Bangkok Bombs: provincial property a political safehaven?

Thai Police
There has been some uncertainty in the past three months as to how the current political crisis in Thailand will play out: from reportage to the vague but uncompromising demands from protesters attempting to clean the country of corruption, albeit with dirty water.

The destruction of the term democracy, the blocking of ballot boxes and others’ right to vote, boycotting the election as well as some toxic and misogynous rhetoric which has emanated from protesters’ stages and deserves no place in any forum.

When a movement cannot grasp the concept of the noun, ‘democracy’, one can be expected to be correctly unsure of their understanding of the verb, ‘reform’. The motive of ridding corruption is a valiant one, but the poor execution has served to alienate more than unity.

There is an awakening occurring, according to the democratic activist, Terence Chulavachana. “We have seen this playbook before from the Yellow shirts, just as we have seen the same counter moves from the government, but I want to stress that the difference between this cycle from the past is that the learning curve of Thai people is up and running, meaning that many now know exactly what is going on.”

“In business too,” continues Terence “the old school view was that Governments came and went, but business policy remained the same. Thaksin changed all of that…” The fact is, that Thaksin Shinawatra introduced many progressive policies, and all – apart from the rice pledging scheme – have gone through. “There is a 80 – 90% likelihood that the rail and infrastructure and other policies integral to the ASEAN initiative will proceed, regardless of whoever ‘wins’ this current struggle.”

The election on February 2 clearly contests the assumed assertions made in protest. At best, the Bangkok protest numbers peaked at around 200k, yet over 20 million turned out to vote. Furthermore, around 920k turned out in Bangkok alone to register for the advanced voting on January 26.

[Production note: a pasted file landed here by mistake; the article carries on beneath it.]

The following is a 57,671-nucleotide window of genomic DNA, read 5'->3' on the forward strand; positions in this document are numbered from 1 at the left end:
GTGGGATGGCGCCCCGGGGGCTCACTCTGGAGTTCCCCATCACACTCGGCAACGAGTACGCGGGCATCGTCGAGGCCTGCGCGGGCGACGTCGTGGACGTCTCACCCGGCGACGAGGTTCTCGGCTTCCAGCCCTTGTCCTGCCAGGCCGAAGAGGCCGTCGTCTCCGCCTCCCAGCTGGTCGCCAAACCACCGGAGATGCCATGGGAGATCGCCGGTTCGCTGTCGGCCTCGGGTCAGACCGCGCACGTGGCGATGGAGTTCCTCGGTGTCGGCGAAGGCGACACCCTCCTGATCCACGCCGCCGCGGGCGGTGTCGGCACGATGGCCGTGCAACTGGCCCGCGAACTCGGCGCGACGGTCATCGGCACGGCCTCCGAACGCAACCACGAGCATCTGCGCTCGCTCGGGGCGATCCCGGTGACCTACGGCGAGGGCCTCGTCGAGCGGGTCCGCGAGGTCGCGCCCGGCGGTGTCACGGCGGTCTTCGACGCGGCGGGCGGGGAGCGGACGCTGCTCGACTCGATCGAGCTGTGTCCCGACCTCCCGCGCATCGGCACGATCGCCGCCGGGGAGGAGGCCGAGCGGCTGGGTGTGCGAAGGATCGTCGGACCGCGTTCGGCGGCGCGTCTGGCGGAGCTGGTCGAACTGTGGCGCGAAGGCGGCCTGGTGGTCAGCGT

However, it must be stated that while the Democrats boycotted and the official election results are not yet released until remaining by-elections can take place, the majority “vote no” counts that have been reported by much of the Thai media negates confidence in neither the current government nor the protesters, but in democracy as a whole.

Thailand’s ability to recover is well-known, the Kingdom has had many tests of its mettle and it seldom disappoints. The powerful pillars of manufacturing and tourism allow Thailand to build right back up, rapidly, and to new heights.

“For FDI, Thailand has many similarities with America” says Terence, “where the USA is becoming more competitive for manufacturing for many reasons, Thailand shares the same fundamentals – and then there is our geographical position.”

This is a sentiment echoed by Cobby Leathers, head of international marketing for Thailand’s leading property developer, Sansiri: “The manufacturing side is closely tied into overlying global economic conditions, however, Thailand continues to provide valuable export commodities and goods by local players. In parallel to this, Thailand continues to attract FDI via regional and multi-national producers which also creates foreign-branded goods exported from this Thai base.”